The poem "Hawk Roosting", by Ted Hughes, reveals much just by the title. We know that the poem will be about a hawk which is roosting. The word "roost" here has two different meanings. We know by the first meaning that the hawk will settle down for rest or sleep, and by the second that it will be in charge or will dominate. This hypothesis is confirmed when we read the whole poem. The language of the poem seems to come from a cultivated person, as if the hawk had a great deal of wisdom and knowledge, as if it had always been there.
The first stanza reveals that the hawk is asleep on top of the high trees. We see the world through the thoughts of the hawk because the author lets it express them as if the hawk is a person. The expression "perfect kill" (Hughes 347) already tells the reader how the hawk believes in its superiority and reveals to the reader its arrogance.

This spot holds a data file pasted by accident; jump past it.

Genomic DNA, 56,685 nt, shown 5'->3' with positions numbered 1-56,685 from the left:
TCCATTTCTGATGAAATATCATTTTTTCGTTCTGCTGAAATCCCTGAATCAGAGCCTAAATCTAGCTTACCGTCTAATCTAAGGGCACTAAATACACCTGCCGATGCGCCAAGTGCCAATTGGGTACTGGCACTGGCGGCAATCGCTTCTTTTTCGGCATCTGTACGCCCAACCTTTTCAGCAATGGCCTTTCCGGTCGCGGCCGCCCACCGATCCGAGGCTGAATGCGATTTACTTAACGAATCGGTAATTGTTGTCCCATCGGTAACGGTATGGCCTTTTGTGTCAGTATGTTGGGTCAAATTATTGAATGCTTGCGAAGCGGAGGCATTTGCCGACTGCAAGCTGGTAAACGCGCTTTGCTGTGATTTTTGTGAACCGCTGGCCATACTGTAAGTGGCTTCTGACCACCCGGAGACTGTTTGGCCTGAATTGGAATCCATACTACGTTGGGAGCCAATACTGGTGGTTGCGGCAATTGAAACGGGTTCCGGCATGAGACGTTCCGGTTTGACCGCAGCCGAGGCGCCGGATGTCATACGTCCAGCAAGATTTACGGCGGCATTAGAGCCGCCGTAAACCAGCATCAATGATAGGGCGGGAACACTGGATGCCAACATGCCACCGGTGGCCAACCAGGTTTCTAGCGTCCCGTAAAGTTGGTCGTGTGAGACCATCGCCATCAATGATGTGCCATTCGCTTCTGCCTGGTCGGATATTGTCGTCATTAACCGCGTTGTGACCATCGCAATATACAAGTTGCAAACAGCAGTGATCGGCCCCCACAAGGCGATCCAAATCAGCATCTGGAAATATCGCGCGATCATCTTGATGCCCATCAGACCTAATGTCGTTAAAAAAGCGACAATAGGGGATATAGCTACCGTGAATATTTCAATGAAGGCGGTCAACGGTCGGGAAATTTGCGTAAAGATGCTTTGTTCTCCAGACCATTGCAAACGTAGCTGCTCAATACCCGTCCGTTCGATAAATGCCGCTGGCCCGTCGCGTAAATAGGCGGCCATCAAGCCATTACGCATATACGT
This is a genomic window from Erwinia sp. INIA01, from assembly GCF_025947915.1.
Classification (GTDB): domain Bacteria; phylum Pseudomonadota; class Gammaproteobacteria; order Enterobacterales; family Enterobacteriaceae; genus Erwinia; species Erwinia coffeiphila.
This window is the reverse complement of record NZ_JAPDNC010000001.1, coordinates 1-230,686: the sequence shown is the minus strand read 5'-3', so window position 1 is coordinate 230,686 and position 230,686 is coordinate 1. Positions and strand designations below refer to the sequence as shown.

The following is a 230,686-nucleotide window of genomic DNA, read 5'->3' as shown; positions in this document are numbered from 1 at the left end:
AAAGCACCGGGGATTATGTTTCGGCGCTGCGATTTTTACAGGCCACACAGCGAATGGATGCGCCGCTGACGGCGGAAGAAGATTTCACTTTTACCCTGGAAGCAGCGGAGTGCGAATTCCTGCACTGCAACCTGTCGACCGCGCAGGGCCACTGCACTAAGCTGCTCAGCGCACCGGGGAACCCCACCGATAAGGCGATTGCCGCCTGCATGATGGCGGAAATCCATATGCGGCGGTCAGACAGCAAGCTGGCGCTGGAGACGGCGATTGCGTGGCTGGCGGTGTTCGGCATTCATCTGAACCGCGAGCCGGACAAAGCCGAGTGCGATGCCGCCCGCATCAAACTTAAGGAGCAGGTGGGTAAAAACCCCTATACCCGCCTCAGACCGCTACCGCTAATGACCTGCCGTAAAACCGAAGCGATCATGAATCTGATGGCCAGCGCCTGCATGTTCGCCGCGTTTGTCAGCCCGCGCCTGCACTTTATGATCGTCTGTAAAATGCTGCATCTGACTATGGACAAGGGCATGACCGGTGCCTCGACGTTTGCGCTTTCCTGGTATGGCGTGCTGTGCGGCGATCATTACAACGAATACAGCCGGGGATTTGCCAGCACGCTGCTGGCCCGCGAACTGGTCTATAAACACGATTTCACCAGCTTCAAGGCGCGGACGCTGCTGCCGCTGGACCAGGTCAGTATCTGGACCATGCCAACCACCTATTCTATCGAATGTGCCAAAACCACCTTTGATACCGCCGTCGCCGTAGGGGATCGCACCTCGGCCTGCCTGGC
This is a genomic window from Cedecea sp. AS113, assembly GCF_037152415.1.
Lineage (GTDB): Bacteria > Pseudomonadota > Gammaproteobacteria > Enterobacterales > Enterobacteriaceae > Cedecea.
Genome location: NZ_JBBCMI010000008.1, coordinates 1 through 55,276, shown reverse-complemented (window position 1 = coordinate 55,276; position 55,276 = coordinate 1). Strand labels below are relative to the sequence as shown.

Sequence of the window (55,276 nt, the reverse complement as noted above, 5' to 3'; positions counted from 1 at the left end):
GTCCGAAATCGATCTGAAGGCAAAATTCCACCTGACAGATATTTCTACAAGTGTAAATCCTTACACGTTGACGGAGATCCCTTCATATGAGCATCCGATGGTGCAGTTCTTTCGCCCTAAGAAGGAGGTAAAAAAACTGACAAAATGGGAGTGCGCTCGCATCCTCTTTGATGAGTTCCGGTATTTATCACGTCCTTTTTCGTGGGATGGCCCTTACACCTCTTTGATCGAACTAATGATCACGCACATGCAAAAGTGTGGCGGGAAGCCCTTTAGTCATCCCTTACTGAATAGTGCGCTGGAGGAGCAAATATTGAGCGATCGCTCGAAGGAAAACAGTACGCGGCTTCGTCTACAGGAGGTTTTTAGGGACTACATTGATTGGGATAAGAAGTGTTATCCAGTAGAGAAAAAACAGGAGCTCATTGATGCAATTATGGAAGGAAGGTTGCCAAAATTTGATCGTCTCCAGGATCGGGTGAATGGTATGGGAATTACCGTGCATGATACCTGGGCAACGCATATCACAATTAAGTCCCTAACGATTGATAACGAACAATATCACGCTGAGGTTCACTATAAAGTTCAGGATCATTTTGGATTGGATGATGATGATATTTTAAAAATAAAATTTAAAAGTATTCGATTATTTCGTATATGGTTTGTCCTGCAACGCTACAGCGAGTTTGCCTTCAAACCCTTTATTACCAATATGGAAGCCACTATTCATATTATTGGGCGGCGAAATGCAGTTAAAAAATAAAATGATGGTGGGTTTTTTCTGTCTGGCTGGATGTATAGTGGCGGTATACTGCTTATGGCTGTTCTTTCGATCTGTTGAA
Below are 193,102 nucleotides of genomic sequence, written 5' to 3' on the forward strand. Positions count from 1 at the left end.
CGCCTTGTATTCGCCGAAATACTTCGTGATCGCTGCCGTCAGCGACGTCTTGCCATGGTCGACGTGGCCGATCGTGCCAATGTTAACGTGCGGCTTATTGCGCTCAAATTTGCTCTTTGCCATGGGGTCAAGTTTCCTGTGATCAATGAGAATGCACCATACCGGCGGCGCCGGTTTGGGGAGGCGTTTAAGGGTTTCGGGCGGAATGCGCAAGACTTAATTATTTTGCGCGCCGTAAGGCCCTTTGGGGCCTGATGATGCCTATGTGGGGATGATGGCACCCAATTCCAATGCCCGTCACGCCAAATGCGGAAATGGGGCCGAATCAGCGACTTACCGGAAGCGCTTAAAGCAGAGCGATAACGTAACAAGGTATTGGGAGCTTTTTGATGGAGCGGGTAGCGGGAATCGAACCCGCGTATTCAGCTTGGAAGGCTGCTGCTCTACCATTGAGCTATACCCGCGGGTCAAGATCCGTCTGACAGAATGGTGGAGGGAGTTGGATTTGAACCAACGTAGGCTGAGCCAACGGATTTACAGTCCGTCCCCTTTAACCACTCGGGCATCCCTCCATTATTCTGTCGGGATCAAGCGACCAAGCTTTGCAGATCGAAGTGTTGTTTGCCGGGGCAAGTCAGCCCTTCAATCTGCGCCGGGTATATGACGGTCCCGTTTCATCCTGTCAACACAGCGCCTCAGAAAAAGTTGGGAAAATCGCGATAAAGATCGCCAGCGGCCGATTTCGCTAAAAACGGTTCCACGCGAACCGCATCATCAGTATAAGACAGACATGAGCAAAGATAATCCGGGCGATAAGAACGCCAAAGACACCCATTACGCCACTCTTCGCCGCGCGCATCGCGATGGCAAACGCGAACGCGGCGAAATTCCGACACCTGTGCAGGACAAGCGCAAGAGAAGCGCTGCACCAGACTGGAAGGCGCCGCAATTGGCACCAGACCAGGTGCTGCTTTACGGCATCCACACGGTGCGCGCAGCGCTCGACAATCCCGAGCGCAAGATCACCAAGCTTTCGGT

In the second stanza the hawk's belief of superiority is pushed even a little further. It believes that everything is like this because they (" The air's buoyancy and the sun's ray"(Hughes 347) )"are of advantage to [it]" (Hughes 347). In other words the hawk thinks that the world was created to serve him. The author even tells us that the earth faces the hawk for its inspection, which puts emphasis on the hawk's superiority.
The hawk says that it is a complex being when it says in stanza 3 : "It took the whole of Creation/ To produce my foot, my each feather" (Hughes 347). The arrogance and the feeling of superiority of the hawk are pushed to the highest level possible when he seems to say that he is God : "Now I hold Creation in my foot" (Hughes 347).
The idea that the hawk is God is reinforced in the fourth stanza when the hawk says :
" I kill where I please because it is all mine" (Hughes 347).
In the last stanza the hawk says that "The sun is behind [it]" (Hughes 348). We can therefore deduce that the sun is behind him for real but it can also mean...